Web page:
four hundred horsemen; -nith them he returned to Rome. Before leaving Anagni he pardoned several of the marauders captured by the townsmen, except- ing the plunderers of Church property, unless they returned it within three days. He reached Rome, 13 Sept., but only to fall under the close surveillance of the Orsini. No one will wonder that his bold spirit now gave way beneath the weight of grief and melancholy. He died of a violent fever, 11 October, in full possession of his senses and in the presence of eight cardinals and the chief members of the papal household, after receiving the sacraments and mak- ing the usual profession of faith. His life seemed destined to close in gloom, for, on account of an unusually violent storm, he was buried, says an old chronicler, ■nith less decency than became a pope. His body lies in the crj'pt of St. Peter's in a large marble sarcophagus, laconicalh' inscribed Bonifaciu.s Papa VIII. When his tomb was opened (9 Oct., 160.5) the body was found quite intact, especially the shapely hands, thus disproving another calumny, viz., that he had died in a frenzy, gnawing his hands, beating his brains out against the wall, and the like (Wiseman).
Boniface was a patron of the fine arts such as Rome had never yet seen among its popes, though, as Guiraud warns us (p. 6). it is not easy to separate what is owing to the pope's own initiative from what we owe to his nephew and biographer, the art -loving Cardinal Stefaneschi. Modern historians of Renais- sance art (Jliintz, Guiraud) date its first efficient progress from him. The "idolatri,-" accusation of the Colonna comes from the marble statues that grateful towns, like Anagni and Perugia, raised to nim on public sites, "where there once were idols", says a contemporarj-, an anti-Bonifacian libel (Gui- raud, 4). The Anagni statue stands yet in the cathe- dral of that town, repaired by him. He also repaired and fortified the Gaetani palace in Anagni, and im- proved in a simOar way neighbouring tomis. At Rome the Palace of the Senator was enlarged, Castel Sant' Angelo fortified, and the Church of Sa:i Lorenzo in Panispema built anew. He encouraged the work on the cathedral of Perugia, while that gem of orna- mental Gothic, the cathedral of Orvieto (1290-1309), was largely finished during his pontificate. For the great Jubilee of 1300 he had the churches of Rome restored and decorated, notably St. John Lateran, St. Peter's, and St. Marj' Major. He called Giotto to Rome and gave him constant occupation. A portrait of Boniface by Giotto is still to be seen in St. John Lateran; in our own day M. Muntz has restored the original concept, and in it is seen the noble balcony of Cassetta, whence, during the jubilee, the pontiff was wont to bestow upon the vast multitude the blessing of Christ's vicar. In the time of Boniface the Cosimati continued and improved their work and under the influence of Giotto rose, like Cavallini, to higher concepts of art. The delicate French miniaturists were soon equalled by the pope's Vatican scribes; two glorious missals of Oderisio da Gubbio, ' ' Agubliio's honour", may yet be seen at the Vatican, where lived and worked his disciple, like- wise immortalized by Dante (Purg., XI, 79), who speaks of ' ' the laughing leaves touched by the brush of Franco Bolognese". Finally, sculpture was honoured by Boniface in the person of Amolfo di Canibio, who built for him the "Chapel of the Crib" in St. Mary Major, and executed (Miintz) the sarcoph- agus in which he was buried. Boniface was also a friend of the sciences. He founded (6 June, 1.303) the University of Rome, known as the Sapienza, and in the same year the LTniversity of Fermo. Finally, it was Boniface who began anew the Vatican Library, whose treasures had been scattered, together ■with the papal archives, in 1227. when the Roman Frangipani passed over to the side of Frederick II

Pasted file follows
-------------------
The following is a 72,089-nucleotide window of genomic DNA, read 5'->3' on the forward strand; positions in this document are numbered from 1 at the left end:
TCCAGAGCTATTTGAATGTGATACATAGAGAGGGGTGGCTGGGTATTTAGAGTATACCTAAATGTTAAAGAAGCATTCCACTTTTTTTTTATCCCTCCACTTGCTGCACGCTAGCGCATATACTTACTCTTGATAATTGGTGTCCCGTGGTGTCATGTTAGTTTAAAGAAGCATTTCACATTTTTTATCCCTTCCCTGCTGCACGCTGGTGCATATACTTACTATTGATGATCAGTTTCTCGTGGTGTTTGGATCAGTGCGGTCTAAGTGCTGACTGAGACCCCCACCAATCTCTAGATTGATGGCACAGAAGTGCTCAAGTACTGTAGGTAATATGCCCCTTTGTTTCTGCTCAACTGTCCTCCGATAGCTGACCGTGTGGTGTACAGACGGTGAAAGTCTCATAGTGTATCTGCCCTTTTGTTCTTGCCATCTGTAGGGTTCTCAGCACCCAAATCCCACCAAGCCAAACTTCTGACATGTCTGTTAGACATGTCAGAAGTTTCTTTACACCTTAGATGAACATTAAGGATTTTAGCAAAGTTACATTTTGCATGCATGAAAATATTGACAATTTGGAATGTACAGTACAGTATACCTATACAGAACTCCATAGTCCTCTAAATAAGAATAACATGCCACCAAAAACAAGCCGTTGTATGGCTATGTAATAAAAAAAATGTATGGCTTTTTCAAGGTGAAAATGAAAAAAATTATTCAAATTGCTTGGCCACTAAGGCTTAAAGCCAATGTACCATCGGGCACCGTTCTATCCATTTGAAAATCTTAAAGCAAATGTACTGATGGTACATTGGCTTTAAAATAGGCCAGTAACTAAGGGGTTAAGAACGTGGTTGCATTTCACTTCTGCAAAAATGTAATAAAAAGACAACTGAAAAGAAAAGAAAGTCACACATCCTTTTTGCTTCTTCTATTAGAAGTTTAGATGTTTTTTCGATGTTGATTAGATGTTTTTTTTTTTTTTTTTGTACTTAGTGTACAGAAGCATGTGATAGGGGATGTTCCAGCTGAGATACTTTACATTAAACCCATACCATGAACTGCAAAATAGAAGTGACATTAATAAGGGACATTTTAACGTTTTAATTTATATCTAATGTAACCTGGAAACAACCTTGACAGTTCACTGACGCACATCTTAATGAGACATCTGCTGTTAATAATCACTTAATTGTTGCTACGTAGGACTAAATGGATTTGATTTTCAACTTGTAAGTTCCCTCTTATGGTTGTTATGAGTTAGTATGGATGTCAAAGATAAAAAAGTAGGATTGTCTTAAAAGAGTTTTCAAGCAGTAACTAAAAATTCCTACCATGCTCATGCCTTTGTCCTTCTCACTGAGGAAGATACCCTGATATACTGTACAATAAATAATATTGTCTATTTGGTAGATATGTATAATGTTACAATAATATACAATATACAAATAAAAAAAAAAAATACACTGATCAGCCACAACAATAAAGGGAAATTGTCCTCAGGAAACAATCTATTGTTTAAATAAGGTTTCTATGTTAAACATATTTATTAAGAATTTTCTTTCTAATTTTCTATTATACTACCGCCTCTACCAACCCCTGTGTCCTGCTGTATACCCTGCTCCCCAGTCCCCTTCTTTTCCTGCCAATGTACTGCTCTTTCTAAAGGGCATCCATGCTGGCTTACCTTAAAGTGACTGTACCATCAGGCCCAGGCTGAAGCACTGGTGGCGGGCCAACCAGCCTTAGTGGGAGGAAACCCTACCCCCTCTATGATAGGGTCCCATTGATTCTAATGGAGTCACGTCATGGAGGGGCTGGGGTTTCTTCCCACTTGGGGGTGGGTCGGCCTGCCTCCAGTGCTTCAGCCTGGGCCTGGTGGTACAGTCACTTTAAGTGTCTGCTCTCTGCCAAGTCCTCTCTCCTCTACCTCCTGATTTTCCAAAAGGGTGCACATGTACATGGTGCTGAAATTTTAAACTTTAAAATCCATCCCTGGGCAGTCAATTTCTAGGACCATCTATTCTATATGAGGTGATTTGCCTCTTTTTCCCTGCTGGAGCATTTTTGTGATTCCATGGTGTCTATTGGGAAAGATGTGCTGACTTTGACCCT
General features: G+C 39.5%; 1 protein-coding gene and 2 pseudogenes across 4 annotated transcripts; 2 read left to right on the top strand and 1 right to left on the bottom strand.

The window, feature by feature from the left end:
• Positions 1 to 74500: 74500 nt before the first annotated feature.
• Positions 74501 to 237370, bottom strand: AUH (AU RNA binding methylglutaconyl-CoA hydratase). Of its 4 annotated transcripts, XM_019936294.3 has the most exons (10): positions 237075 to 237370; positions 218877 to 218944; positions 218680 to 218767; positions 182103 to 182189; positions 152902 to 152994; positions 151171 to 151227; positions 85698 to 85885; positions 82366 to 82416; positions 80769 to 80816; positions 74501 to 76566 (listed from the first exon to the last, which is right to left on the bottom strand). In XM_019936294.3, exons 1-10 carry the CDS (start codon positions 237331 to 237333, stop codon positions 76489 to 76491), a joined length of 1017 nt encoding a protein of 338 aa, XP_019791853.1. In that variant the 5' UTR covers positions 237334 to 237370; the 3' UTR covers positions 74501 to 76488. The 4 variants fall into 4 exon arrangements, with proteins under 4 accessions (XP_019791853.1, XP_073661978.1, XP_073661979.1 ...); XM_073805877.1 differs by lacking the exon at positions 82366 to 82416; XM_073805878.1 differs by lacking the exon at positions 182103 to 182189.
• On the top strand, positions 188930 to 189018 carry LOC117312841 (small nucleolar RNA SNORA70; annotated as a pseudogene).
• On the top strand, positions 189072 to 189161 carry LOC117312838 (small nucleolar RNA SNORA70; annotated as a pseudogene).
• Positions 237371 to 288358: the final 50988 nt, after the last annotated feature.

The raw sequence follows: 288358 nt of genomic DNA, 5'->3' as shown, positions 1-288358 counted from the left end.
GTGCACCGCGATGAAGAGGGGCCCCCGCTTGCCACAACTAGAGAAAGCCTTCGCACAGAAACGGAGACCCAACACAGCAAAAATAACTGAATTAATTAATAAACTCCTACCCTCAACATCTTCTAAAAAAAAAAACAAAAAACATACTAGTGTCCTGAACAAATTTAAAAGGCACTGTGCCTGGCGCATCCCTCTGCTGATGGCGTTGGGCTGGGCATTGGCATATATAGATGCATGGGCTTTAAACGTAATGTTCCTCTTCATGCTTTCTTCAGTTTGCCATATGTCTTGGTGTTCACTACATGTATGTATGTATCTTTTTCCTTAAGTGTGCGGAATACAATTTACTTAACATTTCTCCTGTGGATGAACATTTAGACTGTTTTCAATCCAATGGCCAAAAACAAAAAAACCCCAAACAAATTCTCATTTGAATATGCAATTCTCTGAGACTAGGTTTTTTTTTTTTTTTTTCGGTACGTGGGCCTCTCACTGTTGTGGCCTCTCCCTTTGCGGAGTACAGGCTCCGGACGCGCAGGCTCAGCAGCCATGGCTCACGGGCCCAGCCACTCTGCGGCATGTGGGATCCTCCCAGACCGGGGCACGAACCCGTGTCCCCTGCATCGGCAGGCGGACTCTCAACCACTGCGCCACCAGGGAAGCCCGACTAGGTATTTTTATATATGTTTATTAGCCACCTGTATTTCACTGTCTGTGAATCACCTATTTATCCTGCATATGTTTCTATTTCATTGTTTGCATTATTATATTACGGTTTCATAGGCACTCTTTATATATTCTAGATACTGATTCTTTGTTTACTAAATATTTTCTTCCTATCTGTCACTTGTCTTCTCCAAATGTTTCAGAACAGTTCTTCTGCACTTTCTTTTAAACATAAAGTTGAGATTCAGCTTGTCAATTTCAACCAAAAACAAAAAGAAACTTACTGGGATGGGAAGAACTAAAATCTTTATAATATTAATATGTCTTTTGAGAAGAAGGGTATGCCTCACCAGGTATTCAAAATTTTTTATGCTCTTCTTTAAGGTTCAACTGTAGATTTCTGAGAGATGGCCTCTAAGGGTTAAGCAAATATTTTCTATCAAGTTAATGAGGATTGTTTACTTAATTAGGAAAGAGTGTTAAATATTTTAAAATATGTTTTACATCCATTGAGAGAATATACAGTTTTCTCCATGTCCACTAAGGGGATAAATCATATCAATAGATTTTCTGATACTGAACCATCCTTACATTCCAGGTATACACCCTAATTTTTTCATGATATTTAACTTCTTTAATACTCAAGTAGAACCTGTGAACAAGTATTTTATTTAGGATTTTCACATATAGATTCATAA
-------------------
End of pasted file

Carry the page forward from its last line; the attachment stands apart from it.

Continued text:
and took vrith them the turns chartularia, i. e. the ancient repository of the documents of the Holy See. The tliirty-three Greek manuscripts the Vatican Librarj' contained in 1311 are pronounced by Fr. Ehrle the earliest known, and long the most impor- tant, medieval collection of Greek works in the West. Boniface honoured with increased solemnity (1298) the feasts of the four evangelists, twelve Apostles, and four Doctors of the Church (Ambrose, Augustine, Jerome, Gregory the Great, egregios ipsius doctores Ecclesicr) by raising them to the rank of "double feasts". He was one of the most distinguished canon- ists of his age, and as pope enriched the general ecclesiastical legislation by the promulgation (" Sacro- sanctae ", 129S) of a large number of his ovm constitu- tions and of those of his predecessors, since 1234, when Gregory IX promulgated his five books of Decretals. In reference to this the collection of Boniface was entitled "Liber Sextus", i. e., Sixth Book of Pontifical Constitutions (Laurin, Introd. in Corp. Juris can., Freiburg, 1SS9), being constructed on the same lines. Few popes have aroused more diverse and contradictory appreciations. Protestant historians, generally, and even modern Catholic ■^Titers, wrote Cardinal Wiseman in 1844, class lum among the wicked popes, as an ambitious, haughty, and unrelenting man, deceitful also and treacherous, his whole pontificate one record of evil. To dissipate this grossly exaggerated and even calumnious view, it is well to distinguish his utterances and deeds as pope from his personal character, that even in his life- time seemed to many unsjmipathetic. Careful examination of the sources of his most famous pubUc pronouncements has shown that they are largely a mosaic of teachings of earlier theologians, or solemn re-enforcements of the canons of the Church and well-kno's\"n Bulls of his predecessors. His chief aims, the peace of Europe and the recovery of the Holy Land, were those of all preceding ]>opes. He did no more than his duty in defending the unity of the Church and the supremacy of ecclesiastical authority when threatened by Philip the Fair. His politico- ecclesiastical dealings with the kings of Europe will naturally be blamed by Erastians and by those who ignore, on the one hand, the rapacity of an Edward and the ■wily vmdictiveness and obtuse selfishness of a Philip, and on the other, the supreme fatherly office of the medieval pope as the respected head of one mighty family of peoples, whose civil institutions were only slowly coalescing amid the decay of feudal- ism and ancient barbarism (Gosselin, Von Reumont), and who were long conscious that in the past thej' owed to the Cliurch alone (i. e., to the pope) sure and swift justice, equitable courts and procedure, and relief from a feudal absolutism justified as yet by no commensurate public service. "Tho loftiest, truest view of the character and conduct of the popes lias often been overlooked", says Cardinal Wiseman (op. cit.); "the divine instinct which ani- mated them, the immortal destiny allotted to them, the heavenly cause confided to them, the superhuman aid which strengthened them could not be appreci- iated but by a Catholic mind, and are too generally excluded from Protestant historians, or are trans- formed into corresponding human capacities, or policies, or energies, or virtues. " He goes on to say that, after examination of several popular assertions affecting the moral and ecclesiastical conduct of Boniface, this pope appeared to him in a new light, " as a pontiff who began his reign ■nith most glorious promise and closed it amid sad calamities; who devoted, through it all, the energies of a great mind, cultivated by profound learning and matured by long experience in the most delicate ecclesiastical affairs, to the attainment of a truly noble end; and who, throughout his career, displayed many great virtues, and could plead in extenuation of his faults the con-